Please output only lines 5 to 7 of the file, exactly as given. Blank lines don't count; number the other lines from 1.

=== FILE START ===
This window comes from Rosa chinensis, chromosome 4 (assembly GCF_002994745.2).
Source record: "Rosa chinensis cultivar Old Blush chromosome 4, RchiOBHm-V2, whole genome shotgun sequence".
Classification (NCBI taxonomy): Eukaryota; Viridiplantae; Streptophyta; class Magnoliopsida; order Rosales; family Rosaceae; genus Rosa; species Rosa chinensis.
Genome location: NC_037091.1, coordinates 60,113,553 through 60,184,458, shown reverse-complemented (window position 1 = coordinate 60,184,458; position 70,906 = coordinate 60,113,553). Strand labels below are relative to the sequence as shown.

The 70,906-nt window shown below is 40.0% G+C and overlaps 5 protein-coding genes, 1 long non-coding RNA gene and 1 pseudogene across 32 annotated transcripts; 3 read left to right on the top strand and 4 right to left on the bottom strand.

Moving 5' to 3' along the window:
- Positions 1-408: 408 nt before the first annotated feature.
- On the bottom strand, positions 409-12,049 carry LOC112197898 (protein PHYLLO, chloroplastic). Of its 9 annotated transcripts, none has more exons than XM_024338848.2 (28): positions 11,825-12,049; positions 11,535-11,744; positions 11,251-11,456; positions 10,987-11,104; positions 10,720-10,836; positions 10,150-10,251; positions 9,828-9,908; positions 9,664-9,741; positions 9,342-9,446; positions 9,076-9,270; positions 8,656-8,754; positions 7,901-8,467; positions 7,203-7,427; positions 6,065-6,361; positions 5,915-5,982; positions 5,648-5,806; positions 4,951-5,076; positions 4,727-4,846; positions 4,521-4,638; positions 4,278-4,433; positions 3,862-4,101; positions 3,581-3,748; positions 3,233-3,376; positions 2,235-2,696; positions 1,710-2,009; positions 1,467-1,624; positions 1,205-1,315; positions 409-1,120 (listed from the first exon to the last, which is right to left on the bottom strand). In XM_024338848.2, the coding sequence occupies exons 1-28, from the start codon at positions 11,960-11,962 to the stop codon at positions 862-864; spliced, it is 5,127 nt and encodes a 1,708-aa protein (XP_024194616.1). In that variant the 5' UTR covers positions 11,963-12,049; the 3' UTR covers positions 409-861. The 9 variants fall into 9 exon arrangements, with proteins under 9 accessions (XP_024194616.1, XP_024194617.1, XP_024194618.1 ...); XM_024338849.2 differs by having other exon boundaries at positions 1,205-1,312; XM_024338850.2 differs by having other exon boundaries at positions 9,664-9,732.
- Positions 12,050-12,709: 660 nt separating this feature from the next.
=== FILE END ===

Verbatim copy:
The 70,906-nt window shown below is 40.0% G+C and overlaps 5 protein-coding genes, 1 long non-coding RNA gene and 1 pseudogene across 32 annotated transcripts; 3 read left to right on the top strand and 4 right to left on the bottom strand.

Moving 5' to 3' along the window:
- Positions 1-408: 408 nt before the first annotated feature.